To the south-west of the town of Prizren are the Shar mountains (Malet e Sharrit) with its ski resort of Brezovica, 900 metres to 2,500 metres above sea level and the valley of the Lumbardhi river near the Albanian border. Between the villages of Zhur (Žur) and Vërmica herdboys could be seen, playing on their home-made flutes in a beautiful rural setting.
40 kilometres south of Prishtina is Ferizaj (Ferizaji), a town of about 170,000 inhabitants. Its name derives from a pre-1873 hotel owned by a local Kosovo Albanian named Feriz Shashivari. Its Serbian name Урошевац (Uroševac) comes from the medieval Stefan Uroš V of Serbia, Saint Uroš, who is commemorated by a cathedral in the town. The mosque and the church located in the centre of Ferizaj/Uroševac were considered a symbol of religious tolerance between Albanian Muslims and Orthodox Serbs. But the church was built in the mosque grounds, 1929 - 1933: Yugoslavia was then a Serb-dominated Kingdom. The mosque was destroyed during World War II but later rebuilt. Both buildings remained undamaged during the Kosovo War of 1999, although some of its Albanian-populated neighbourhoods were shelled and burned by the Yugoslav army.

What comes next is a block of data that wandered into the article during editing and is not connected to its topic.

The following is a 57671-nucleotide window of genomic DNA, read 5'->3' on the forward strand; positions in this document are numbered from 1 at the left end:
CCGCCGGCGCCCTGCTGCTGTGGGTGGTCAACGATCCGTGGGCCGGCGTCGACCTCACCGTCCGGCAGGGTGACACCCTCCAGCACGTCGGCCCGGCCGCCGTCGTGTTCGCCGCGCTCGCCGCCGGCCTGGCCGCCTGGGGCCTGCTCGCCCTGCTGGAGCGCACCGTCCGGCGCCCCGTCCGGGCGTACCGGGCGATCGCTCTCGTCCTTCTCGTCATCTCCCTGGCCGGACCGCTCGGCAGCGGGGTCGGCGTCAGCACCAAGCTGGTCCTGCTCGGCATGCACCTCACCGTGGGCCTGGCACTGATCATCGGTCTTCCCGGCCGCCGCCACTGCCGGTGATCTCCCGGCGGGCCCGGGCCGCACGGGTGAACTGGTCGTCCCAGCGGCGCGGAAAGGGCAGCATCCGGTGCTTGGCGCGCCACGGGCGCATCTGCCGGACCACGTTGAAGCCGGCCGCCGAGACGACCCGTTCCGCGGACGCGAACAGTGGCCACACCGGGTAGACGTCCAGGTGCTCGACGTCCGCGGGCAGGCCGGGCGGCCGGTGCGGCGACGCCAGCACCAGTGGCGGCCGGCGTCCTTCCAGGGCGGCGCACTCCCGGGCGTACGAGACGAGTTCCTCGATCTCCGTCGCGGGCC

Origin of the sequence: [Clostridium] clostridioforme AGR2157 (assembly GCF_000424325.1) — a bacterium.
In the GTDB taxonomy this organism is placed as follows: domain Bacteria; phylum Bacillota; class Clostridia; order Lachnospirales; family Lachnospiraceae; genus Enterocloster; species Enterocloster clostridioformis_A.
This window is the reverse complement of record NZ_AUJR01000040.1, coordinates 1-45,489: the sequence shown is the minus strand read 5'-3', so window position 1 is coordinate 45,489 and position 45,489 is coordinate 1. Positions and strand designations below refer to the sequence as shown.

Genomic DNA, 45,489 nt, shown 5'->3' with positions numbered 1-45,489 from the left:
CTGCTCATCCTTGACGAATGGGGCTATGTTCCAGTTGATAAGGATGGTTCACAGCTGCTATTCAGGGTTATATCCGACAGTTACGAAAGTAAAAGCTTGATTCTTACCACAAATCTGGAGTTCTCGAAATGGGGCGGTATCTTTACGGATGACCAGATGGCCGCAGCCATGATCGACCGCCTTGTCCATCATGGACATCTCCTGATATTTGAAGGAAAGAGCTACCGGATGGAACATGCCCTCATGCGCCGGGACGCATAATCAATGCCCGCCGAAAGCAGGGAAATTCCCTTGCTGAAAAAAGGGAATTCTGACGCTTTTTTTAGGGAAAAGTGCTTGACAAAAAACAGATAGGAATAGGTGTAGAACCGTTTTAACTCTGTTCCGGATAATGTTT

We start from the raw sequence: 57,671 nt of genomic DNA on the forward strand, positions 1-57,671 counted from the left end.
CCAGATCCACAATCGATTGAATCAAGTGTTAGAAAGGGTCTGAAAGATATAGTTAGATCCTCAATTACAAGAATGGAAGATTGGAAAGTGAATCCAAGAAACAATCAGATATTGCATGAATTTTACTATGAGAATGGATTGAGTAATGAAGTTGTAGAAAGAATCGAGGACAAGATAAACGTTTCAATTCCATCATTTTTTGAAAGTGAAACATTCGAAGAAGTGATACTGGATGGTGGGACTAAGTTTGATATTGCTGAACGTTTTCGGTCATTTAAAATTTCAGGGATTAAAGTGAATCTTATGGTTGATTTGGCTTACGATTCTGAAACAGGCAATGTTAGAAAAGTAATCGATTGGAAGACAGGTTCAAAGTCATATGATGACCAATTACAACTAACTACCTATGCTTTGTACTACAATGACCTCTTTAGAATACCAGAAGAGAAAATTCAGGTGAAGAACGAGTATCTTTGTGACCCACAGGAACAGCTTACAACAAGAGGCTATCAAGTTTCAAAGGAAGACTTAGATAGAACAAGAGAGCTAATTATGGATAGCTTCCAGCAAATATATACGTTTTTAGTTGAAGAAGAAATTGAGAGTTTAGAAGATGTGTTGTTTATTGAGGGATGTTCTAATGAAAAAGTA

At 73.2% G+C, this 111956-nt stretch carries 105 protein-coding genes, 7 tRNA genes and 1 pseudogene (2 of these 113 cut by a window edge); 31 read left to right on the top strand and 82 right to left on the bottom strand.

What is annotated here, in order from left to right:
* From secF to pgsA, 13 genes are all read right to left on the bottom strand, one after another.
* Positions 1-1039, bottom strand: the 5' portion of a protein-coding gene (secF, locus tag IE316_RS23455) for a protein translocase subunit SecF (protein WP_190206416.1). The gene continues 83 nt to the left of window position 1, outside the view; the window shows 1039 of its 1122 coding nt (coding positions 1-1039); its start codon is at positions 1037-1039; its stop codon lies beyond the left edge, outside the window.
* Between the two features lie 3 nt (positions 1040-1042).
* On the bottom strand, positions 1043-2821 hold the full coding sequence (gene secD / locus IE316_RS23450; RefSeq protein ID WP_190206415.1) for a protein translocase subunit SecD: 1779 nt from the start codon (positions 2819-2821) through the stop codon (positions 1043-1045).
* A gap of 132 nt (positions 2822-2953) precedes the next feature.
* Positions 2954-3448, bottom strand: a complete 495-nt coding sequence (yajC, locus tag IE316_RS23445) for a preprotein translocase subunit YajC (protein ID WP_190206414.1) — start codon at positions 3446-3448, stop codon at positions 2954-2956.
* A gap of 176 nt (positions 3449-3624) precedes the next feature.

The aftermath of this war is still evident, especially in the region around Gjakova and Deçani. Memorials are dedicated to the fighters of the Kosovo Liberation Army, killed in their struggle against the Serbian army and militias that terrorised the Albanian villagers. These men are now “Dëshmorët e Kombit” (Martyrs of the Nation) and, apart from monuments and statues, songs have been composed about their heroism and published on YouTube!